Why Be Happy When You Could Be Normal?/Jeanette Winterson: Reflections

Sunday, June 10, 2012

People I respect and love were insisting:  Read Jeanette Winterson's memoir.  Tell me if you like it.  

There was rarely a why attached to the insistence.  There was only the fervor that arises from people who spend the bulk of their professional and personal time hunting for books that are extraordinary.  We all read a lot, but how often do we find that book that keeps burning bright, days later?  That book that we must share?

Why Be Happy When You Could Be Normal? is, in fact, that kind of book.  It's the story, at first, of Mrs. Winterson, Jeanette's apocalyptic, domineering, supremely lonely and lonesome-making adoptive mother.  Mrs. Winterson is a big woman among small people in a north England industrial town. She is a death dreamer and Bible reader, a fearless deliverer of obscenely unkind punishments, a practiced hypocrite. She figures large. She wields not just a metaphoric big stick but an actual revolver.  She sets traps and insists on irreversible consequences.

Jeanette grows up with this.  She finds her way to books.  She's scrappy and wild and falls in love with girls. She makes her way, miraculously, until things fall apart, and love proves elusive.  Late in life—after great success as an artist, after breakdowns big and small—Jeanette sets out to find her birth mother.  Jeanette would like to know what real love is, and if she herself is capable not just of giving it, but receiving it, too.  Her journey won't be binary.  Her discoveries will not be pat.  Any attempt to summarize any of this goes straight up against the honest search of the book.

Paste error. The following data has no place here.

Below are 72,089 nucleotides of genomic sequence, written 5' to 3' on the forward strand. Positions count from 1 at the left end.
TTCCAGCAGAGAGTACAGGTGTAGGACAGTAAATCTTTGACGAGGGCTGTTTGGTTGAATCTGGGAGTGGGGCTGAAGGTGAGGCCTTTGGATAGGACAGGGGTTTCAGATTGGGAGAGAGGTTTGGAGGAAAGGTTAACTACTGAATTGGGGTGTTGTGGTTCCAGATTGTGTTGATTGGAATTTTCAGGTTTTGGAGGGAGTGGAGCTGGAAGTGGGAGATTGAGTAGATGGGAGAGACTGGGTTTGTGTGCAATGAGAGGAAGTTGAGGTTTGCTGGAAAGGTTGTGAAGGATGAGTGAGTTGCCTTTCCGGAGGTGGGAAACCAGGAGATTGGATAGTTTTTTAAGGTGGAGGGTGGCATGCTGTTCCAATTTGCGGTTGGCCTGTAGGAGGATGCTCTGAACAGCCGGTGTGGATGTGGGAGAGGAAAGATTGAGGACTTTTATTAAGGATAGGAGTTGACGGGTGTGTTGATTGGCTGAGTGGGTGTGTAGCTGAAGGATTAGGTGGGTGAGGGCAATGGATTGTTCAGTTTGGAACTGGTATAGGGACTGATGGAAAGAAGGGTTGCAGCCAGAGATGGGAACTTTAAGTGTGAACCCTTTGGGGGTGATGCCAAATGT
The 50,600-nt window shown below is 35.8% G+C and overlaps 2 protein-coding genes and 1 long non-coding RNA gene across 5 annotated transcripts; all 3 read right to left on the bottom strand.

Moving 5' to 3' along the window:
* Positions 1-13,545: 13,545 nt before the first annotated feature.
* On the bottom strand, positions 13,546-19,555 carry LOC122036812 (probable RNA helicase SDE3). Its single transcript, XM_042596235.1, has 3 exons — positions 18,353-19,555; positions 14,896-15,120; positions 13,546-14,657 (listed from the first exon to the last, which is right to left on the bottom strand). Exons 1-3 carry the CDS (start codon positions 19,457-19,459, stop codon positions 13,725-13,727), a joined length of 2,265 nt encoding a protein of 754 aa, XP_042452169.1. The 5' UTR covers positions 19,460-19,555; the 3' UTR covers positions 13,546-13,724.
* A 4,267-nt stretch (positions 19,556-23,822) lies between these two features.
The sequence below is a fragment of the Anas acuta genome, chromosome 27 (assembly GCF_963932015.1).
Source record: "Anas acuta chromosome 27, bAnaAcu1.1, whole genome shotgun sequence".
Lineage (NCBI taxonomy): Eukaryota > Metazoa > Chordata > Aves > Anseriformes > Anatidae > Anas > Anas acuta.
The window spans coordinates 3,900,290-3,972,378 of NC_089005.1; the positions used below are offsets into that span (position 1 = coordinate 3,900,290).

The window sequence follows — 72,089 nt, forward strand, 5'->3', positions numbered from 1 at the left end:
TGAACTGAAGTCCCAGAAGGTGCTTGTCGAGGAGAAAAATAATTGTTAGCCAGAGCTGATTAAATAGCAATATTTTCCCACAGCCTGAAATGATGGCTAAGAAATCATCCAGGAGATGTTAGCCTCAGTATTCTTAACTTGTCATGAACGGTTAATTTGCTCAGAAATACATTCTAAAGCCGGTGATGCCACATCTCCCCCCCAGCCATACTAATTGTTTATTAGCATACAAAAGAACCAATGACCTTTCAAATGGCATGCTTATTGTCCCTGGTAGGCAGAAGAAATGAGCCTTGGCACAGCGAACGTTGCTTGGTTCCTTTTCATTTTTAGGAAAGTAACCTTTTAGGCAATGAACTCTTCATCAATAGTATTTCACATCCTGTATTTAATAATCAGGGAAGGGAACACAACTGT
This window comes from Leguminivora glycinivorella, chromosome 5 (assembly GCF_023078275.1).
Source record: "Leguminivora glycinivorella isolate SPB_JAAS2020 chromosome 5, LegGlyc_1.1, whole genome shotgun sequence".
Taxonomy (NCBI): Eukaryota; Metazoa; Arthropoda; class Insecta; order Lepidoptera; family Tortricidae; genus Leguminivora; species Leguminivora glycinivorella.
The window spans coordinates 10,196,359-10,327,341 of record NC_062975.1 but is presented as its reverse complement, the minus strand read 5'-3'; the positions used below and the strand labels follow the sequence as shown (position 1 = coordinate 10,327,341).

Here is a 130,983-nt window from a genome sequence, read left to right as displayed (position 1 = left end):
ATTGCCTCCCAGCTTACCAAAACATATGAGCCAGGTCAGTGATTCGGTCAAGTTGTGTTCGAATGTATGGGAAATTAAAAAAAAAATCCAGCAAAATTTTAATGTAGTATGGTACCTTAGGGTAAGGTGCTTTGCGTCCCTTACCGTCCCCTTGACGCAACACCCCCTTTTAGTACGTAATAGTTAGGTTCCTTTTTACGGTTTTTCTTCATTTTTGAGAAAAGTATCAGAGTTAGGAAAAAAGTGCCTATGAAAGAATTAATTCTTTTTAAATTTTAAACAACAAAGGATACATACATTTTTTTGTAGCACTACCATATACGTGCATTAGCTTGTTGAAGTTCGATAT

But.  This is a memoir about becoming a woman.  This is equally a memoir about becoming a writer.  It is episodic, philosophical, bitingly true.  It passes no judgment, finally.  It absolves us all.

One quote, from toward the end, that left me breathless.  I leave the rest for you to discover:

But I wanted to be claimed.

I had styled myself as the Lone Ranger not Lassie.  What I had to understand is that you can be a loner and want to be claimed.  We're back to the complexity of life that isn't this thing or that thing—the boring old binary oppositions—it's both, held in balance.  So simple to write.  So hard to do/be.

And the people I have hurt, the mistakes I have made, the damage to myself and others, wasn't poor judgement; it was the place where love had hardened into loss.


Amy @ My Friend Amy said...

This book sounds amazing, Beth, and that quote is beautiful. I hope I get a chance to read it soon.

Liviania said...

That is a wonderful quote.

I love when books reduce people to, "Read this. Now."

Serena said...

This sounds powerful

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